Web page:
are agreeing to our
    Terms of Use.

    Syrian conflict is the world's first 'climate change war', say scientists, but it won't be the last one

    Climate change key in Syrian conflict

    And it will trigger more war in future
    How I outwitted the Gestapo

    How I outwitted the Gestapo

    My life as a Jew in wartime Berlin
    The nation's favourite animal revealed

    The nation's favourite animal revealed

    Women like cuddly creatures whilst men like creepy-crawlies
    Is this the way to get young people to vote?

    Getting young people to vote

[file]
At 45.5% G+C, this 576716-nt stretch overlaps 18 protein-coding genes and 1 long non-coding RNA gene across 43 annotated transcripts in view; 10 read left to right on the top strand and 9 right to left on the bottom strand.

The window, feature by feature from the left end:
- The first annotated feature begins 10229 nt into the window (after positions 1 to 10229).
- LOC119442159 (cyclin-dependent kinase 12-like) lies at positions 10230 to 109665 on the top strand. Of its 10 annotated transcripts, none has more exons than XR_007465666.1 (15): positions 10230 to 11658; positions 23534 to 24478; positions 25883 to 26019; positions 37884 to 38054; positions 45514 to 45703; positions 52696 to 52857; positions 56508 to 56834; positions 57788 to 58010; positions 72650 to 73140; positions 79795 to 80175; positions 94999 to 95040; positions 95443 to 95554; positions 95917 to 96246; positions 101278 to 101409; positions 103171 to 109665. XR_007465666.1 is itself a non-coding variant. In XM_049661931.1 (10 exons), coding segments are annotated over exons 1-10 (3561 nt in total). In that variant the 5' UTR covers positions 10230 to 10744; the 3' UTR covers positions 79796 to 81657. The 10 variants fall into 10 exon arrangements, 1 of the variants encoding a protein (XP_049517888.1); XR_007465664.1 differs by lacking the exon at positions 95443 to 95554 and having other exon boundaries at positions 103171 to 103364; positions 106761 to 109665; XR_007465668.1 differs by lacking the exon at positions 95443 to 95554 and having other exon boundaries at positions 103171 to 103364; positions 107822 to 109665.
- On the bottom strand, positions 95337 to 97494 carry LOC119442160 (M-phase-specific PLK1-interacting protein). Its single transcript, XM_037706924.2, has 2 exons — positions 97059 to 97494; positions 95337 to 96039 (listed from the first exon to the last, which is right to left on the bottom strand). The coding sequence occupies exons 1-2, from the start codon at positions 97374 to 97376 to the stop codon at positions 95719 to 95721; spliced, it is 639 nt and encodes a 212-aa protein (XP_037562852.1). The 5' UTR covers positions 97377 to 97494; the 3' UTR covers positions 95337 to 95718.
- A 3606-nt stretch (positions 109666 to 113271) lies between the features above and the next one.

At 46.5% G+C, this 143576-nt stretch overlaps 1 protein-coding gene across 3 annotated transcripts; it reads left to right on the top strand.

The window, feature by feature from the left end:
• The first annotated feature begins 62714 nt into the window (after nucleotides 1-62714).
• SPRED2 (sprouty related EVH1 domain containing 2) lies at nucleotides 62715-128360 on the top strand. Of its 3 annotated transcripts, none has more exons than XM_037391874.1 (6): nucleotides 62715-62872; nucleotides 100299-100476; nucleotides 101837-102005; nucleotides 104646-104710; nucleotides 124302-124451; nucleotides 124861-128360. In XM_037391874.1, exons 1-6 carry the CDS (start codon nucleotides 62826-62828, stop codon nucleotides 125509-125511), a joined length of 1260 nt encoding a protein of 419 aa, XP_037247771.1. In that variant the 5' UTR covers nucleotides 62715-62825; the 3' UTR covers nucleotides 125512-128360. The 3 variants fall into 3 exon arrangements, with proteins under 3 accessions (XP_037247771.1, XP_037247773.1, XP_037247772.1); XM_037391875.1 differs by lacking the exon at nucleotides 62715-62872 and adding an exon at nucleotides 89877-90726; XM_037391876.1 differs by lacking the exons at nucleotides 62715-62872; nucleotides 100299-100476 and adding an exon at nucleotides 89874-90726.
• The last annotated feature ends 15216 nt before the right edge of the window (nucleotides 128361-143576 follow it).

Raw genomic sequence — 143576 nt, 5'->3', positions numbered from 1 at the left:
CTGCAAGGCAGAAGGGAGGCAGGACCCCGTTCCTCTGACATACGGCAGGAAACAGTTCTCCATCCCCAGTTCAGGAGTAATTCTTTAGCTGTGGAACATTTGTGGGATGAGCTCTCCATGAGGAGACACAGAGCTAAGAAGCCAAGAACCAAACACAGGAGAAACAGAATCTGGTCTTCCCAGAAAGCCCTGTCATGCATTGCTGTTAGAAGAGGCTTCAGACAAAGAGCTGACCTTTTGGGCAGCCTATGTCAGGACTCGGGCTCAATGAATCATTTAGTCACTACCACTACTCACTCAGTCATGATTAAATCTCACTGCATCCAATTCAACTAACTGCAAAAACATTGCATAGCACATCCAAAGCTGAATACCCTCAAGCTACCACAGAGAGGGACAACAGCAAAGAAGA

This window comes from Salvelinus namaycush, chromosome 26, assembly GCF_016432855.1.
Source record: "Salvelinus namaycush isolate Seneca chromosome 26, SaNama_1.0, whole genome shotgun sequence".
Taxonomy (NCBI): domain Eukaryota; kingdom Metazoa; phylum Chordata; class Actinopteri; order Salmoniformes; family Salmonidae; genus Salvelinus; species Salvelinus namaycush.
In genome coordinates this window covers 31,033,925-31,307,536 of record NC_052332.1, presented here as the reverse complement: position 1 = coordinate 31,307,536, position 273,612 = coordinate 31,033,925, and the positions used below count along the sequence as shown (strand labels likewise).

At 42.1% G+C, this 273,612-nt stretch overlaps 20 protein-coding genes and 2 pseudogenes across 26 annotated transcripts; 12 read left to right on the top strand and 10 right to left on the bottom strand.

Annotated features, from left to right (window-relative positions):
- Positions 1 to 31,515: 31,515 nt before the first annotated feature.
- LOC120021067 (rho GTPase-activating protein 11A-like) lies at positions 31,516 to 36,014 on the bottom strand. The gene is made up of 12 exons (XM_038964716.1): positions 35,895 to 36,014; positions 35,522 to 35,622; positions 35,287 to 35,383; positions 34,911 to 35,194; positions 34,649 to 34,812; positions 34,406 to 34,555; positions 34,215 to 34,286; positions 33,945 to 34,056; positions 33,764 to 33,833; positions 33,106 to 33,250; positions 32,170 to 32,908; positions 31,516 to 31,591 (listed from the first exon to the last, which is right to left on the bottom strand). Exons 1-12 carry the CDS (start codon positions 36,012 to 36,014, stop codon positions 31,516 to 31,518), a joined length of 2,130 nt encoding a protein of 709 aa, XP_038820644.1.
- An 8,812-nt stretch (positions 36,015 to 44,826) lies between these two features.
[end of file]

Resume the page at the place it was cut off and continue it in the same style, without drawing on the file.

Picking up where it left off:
From #VOTESELFISH to Bite the Ballot
    Poldark star Heida Reed: 'I don't think a single bodice gets ripped'

    Poldark star Heida Reed

    'I don't think a single bodice gets ripped'
    The difference between America and Israel? There isn’t one

    The difference between America and Israel? There isn’t one

    Netanyahu knows he can get away with anything in America, says Robert Fisk
    Families clubbing together to build their own affordable accommodation

    Do It Yourself approach to securing a new house

    Community land trusts marking a new trend for taking the initiative away from developers
    Head of WWF UK: We didn’t send Cameron to the Arctic to see green ideas freeze

    David Nussbaum: We didn’t send Cameron to the Arctic to see green ideas freeze

    The head of WWF UK remains sanguine despite the Government’s failure to live up to its pledges on the environment
    Author Kazuo Ishiguro on being inspired by shoot-outs and samurai